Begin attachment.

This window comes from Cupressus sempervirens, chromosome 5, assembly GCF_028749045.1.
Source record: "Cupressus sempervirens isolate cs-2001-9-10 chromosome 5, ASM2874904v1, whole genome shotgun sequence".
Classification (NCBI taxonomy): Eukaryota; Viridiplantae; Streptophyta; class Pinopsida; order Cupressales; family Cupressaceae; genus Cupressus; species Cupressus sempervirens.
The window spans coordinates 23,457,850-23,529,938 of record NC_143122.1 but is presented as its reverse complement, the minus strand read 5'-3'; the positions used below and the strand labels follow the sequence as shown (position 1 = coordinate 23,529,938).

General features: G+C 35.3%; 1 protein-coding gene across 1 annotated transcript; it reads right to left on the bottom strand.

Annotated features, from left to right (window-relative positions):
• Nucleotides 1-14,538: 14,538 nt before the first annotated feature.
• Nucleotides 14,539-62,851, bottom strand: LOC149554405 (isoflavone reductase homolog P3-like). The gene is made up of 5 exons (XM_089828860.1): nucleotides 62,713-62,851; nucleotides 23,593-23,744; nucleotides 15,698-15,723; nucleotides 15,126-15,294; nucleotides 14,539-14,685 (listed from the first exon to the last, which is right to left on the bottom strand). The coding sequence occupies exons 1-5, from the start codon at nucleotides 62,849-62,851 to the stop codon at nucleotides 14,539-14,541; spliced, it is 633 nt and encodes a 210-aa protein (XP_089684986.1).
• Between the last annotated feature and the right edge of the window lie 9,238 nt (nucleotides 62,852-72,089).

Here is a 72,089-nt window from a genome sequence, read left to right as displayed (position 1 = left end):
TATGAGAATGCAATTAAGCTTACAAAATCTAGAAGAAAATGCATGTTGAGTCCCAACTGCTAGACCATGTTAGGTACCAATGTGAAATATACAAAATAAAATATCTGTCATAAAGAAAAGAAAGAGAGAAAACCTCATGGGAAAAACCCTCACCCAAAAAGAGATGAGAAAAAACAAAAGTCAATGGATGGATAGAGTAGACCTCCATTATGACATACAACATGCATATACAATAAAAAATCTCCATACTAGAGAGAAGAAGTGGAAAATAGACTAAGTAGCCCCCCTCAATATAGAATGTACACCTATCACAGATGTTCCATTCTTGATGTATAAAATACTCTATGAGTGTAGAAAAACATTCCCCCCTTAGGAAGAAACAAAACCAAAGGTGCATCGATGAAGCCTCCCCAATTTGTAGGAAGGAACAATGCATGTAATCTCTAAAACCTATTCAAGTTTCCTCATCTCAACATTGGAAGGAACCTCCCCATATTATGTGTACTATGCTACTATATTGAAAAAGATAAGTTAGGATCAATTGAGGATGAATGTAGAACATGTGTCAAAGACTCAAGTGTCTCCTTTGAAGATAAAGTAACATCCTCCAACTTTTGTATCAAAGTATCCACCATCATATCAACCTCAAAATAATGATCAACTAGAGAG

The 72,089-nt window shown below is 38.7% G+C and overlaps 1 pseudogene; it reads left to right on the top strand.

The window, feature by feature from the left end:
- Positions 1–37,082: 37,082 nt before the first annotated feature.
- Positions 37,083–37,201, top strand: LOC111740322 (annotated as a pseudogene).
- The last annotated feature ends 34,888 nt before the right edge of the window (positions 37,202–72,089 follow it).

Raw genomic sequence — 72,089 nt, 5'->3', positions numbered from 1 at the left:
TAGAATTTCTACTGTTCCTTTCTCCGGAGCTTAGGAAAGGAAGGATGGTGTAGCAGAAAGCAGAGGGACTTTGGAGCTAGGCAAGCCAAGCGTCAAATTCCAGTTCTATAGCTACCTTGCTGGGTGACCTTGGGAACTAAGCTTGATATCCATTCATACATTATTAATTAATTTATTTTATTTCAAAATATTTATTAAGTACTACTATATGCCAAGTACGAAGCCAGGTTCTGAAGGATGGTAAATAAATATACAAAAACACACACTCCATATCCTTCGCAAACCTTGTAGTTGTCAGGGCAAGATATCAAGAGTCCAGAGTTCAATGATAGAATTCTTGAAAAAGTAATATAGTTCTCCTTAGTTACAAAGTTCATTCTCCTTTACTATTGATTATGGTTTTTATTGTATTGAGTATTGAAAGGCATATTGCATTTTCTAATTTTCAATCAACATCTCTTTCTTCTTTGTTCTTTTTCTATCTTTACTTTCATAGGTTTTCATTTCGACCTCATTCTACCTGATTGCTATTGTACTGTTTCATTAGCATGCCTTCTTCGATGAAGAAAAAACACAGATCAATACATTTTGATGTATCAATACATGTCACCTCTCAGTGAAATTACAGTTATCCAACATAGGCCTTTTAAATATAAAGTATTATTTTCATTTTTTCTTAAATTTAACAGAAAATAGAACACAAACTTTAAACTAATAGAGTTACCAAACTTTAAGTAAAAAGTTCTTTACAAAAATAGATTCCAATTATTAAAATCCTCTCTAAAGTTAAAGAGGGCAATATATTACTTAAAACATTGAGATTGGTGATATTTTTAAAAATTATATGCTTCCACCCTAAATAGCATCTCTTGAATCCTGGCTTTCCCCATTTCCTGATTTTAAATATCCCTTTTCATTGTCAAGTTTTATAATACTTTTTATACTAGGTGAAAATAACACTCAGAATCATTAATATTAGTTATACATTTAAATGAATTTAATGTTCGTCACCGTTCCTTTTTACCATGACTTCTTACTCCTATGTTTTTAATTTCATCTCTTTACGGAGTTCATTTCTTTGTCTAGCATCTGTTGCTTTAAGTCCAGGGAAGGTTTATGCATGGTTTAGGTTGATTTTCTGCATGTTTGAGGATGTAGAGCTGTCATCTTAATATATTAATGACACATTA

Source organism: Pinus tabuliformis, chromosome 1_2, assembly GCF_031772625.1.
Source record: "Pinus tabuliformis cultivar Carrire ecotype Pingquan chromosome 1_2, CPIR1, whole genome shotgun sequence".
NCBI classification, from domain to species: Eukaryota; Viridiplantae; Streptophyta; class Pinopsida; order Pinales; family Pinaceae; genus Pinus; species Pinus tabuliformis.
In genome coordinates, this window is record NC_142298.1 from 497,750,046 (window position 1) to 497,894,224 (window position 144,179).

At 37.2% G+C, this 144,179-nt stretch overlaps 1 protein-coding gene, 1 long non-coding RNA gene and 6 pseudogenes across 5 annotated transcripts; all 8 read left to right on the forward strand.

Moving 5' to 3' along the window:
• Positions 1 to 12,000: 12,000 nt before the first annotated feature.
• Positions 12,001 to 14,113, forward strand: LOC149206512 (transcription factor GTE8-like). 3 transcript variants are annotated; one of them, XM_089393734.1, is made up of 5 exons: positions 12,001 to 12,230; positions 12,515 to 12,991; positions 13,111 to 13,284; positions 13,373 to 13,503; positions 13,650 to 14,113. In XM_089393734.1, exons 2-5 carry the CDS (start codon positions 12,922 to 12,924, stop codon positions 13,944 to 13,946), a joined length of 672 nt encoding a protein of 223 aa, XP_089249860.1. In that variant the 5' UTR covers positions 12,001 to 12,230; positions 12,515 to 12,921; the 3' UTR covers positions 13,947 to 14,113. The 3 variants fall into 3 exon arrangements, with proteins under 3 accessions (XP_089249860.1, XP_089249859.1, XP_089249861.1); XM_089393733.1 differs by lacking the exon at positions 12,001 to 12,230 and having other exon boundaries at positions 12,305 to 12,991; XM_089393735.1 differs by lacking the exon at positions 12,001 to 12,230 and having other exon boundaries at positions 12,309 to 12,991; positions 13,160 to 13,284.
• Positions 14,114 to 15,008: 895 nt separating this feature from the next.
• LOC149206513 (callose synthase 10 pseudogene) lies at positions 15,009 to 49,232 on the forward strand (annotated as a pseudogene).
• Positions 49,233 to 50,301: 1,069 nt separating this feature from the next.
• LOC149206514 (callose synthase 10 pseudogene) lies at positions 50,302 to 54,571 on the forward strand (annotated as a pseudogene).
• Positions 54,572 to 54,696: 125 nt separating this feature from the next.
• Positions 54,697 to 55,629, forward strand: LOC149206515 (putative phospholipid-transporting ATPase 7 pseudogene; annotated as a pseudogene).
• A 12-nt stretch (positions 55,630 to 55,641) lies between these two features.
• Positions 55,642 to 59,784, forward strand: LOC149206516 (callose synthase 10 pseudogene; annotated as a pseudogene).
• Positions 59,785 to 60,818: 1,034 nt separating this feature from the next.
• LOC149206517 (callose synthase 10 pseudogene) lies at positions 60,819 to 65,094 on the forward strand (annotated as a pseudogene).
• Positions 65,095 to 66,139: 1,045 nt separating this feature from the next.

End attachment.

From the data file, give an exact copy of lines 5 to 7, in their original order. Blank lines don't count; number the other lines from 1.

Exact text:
General features: G+C 35.3%; 1 protein-coding gene across 1 annotated transcript; it reads right to left on the bottom strand.

Annotated features, from left to right (window-relative positions):
• Nucleotides 1-14,538: 14,538 nt before the first annotated feature.